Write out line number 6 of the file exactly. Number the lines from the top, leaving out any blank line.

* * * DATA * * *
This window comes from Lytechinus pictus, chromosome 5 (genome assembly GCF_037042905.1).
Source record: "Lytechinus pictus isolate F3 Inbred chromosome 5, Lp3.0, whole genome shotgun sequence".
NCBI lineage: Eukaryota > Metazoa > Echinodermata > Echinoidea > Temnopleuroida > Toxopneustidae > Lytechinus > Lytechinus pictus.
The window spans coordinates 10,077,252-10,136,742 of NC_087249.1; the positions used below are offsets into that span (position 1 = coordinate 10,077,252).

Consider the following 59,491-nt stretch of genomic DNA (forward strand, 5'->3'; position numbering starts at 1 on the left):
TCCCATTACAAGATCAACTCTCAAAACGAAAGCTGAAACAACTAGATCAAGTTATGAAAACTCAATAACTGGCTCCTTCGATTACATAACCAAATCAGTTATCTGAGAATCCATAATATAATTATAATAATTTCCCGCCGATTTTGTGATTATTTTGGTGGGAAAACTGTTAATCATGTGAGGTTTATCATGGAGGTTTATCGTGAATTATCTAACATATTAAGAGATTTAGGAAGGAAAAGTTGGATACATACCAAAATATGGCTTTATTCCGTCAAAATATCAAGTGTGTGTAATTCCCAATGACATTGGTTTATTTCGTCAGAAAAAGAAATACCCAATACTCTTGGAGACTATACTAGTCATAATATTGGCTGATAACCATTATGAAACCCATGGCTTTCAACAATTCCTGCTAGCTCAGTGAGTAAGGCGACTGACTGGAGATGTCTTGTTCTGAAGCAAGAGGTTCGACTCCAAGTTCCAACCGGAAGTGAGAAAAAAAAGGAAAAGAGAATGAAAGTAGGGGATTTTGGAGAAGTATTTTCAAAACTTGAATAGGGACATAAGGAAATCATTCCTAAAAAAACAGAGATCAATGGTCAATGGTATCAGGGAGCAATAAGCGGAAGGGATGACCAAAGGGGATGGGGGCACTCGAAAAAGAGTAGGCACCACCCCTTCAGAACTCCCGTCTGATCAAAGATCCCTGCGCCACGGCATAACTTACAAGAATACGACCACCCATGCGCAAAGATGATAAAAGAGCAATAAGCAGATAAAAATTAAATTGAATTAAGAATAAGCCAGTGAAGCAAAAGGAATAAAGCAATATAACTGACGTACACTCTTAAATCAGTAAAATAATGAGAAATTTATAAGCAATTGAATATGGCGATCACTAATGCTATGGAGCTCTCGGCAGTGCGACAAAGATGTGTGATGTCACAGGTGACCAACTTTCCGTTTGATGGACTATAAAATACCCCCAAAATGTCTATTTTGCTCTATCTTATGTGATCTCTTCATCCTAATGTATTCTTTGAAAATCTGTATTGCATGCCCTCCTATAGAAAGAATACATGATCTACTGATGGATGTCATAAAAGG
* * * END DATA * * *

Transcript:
TCCCATTACAAGATCAACTCTCAAAACGAAAGCTGAAACAACTAGATCAAGTTATGAAAACTCAATAACTGGCTCCTTCGATTACATAACCAAATCAGTTATCTGAGAATCCATAATATAATTATAATAATTTCCCGCCGATTTTGTGATTATTTTGGTGGGAAAACTGTTAATCATGTGAGGTTTATCATGGAGGTTTATCGTGAATTATCTAACATATTAAGAGATTTAGGAAGGAAAAGTTGGATACATACCAAAATATGGCTTTATTCCGTCAAAATATCAAGTGTGTGTAATTCCCAATGACATTGGTTTATTTCGTCAGAAAAAGAAATACCCAATACTCTTGGAGACTATACTAGTCATAATATTGGCTGATAACCATTATGAAACCCATGGCTTTCAACAATTCCTGCTAGCTCAGTGAGTAAGGCGACTGACTGGAGATGTCTTGTTCTGAAGCAAGAGGTTCGACTCCAAGTTCCAACCGGAAGTGAGAAAAAAAAGGAAAAGAGAATGAAAGTAGGGGATTTTGGAGAAGTATTTTCAAAACTTGAATAGGGACATAAGGAAATCATTCCTAAAAAAACAGAGATCAATGGTCAATGGTATCAGGGAGCAATAAGCGGAAGGGATGACCAAAGGGGATGGGGGCACTCGAAAAAGAGTAGGCACCACCCCTTCAGAACTCCCGTCTGATCAAAGATCCCTGCGCCACGGCATAACTTACAAGAATACGACCACCCATGCGCAAAGATGATAAAAGAGCAATAAGCAGATAAAAATTAAATTGAATTAAGAATAAGCCAGTGAAGCAAAAGGAATAAAGCAATATAACTGACGTACACTCTTAAATCAGTAAAATAATGAGAAATTTATAAGCAATTGAATATGGCGATCACTAATGCTATGGAGCTCTCGGCAGTGCGACAAAGATGTGTGATGTCACAGGTGACCAACTTTCCGTTTGATGGACTATAAAATACCCCCAAAATGTCTATTTTGCTCTATCTTATGTGATCTCTTCATCCTAATGTATTCTTTGAAAATCTGTATTGCATGCCCTCCTATAGAAAGAATACATGATCTACTGATGGATGTCATAAAAGG